(TORONTO) – Tidiness advocate Sheila White is asking the city’s board of health to consider a policy for dealing with tobacco litter before banning smoking in more public places.
A litter researcher, White says bans push toxic cigarette butt litter problems further into neighbourhoods, streets and parking lots.
“Cigarette butts are the most prolific type of litter. They are hazardous waste, can be recycled and ought to be contained. Anywhere effective bans on smoking have been implemented there has been a companion strategy for dealing with the increase in butt litter,” said White, a communications consultant and founder of the Litter Prevention Program.
Convincing smokers that flicking a cigarette filter is littering is a challenge, but that hasn’t stopped other cities around the world from tackling it, White said.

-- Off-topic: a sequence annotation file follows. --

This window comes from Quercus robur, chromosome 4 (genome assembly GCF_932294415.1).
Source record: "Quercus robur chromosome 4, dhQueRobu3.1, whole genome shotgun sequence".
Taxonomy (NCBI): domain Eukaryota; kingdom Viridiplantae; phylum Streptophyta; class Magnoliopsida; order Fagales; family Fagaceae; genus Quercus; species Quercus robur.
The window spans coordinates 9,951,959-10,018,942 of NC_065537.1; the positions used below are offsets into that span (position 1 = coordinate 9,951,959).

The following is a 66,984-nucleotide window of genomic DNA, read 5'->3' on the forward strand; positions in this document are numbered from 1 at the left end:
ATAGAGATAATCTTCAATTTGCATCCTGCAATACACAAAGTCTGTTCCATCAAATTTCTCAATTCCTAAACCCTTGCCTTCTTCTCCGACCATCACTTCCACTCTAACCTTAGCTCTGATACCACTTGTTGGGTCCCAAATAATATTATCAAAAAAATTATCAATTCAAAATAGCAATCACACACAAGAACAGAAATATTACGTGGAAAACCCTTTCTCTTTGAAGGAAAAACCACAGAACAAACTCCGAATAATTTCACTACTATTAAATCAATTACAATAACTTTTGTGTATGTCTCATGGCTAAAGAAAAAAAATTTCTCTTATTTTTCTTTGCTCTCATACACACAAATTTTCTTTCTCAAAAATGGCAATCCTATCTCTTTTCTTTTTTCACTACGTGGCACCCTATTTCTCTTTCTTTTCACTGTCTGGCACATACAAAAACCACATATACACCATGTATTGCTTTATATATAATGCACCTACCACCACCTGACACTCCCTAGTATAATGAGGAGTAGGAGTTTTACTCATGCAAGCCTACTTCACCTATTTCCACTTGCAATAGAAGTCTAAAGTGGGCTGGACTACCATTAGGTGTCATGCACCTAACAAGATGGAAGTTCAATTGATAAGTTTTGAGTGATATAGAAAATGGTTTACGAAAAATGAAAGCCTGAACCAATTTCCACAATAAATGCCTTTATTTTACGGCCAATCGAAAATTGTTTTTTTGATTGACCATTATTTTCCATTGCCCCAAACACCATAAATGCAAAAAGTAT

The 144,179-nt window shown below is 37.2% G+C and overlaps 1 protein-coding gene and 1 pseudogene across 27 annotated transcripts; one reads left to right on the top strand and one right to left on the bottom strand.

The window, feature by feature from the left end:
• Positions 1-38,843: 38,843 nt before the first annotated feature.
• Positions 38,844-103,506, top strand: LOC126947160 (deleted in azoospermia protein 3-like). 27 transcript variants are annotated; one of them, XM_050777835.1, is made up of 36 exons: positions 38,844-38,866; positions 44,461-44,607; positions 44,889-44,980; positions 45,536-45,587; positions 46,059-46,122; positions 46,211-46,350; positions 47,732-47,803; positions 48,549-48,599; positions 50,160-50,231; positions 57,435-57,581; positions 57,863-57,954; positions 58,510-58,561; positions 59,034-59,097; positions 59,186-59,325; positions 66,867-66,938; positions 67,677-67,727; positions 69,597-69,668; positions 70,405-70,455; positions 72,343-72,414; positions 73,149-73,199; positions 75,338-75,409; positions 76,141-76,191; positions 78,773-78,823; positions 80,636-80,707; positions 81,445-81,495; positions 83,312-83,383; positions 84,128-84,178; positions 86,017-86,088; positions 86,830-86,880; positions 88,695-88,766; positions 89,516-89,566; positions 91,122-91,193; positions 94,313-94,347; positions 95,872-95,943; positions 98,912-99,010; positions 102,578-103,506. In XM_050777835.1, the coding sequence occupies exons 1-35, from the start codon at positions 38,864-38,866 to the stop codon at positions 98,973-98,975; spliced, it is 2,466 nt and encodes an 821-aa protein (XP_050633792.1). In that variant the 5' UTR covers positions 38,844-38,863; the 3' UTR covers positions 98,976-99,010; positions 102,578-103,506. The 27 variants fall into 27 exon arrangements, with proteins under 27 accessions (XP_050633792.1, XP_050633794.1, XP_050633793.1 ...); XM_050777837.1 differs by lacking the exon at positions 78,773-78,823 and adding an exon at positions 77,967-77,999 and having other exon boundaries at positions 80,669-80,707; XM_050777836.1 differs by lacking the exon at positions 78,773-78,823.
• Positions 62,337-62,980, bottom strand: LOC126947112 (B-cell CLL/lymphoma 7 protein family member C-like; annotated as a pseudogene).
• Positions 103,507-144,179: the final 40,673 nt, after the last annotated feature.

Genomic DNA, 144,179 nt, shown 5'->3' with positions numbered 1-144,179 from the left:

Manitoba banned smoking on its beaches earlier this year. Enforcement officers will spend a year first educating park users about the issues and warning smokers about the upcoming regimen of fines beginning in 2015.
Smoking bans at hospitals and university campuses in the United States and elsewhere are accompanied by ashtray installations, pocket ashtray distributions, nicotine replacement therapy, signage, education and enforcement of fines.
Chicago is poised to bring a bylaw into force that targets cigarette litter with strictly enforceable set fines and new “permissive towing” powers for city police. New York State Senate has two motions awaiting debate calling on the state health department to explore a deposit-return system for cigarette butts as a litter prevention measure.
And in Paris, last November, eco-friendly mayor Bertrand Delanoë announced a program to install 10,000 street ashtrays and fines for littering cigarette butts, a problem which officials said “exploded” after that city’s ban on smoking in bars and outdoor cafés in 2007.
Media contact: Sheila White, 416-321-0633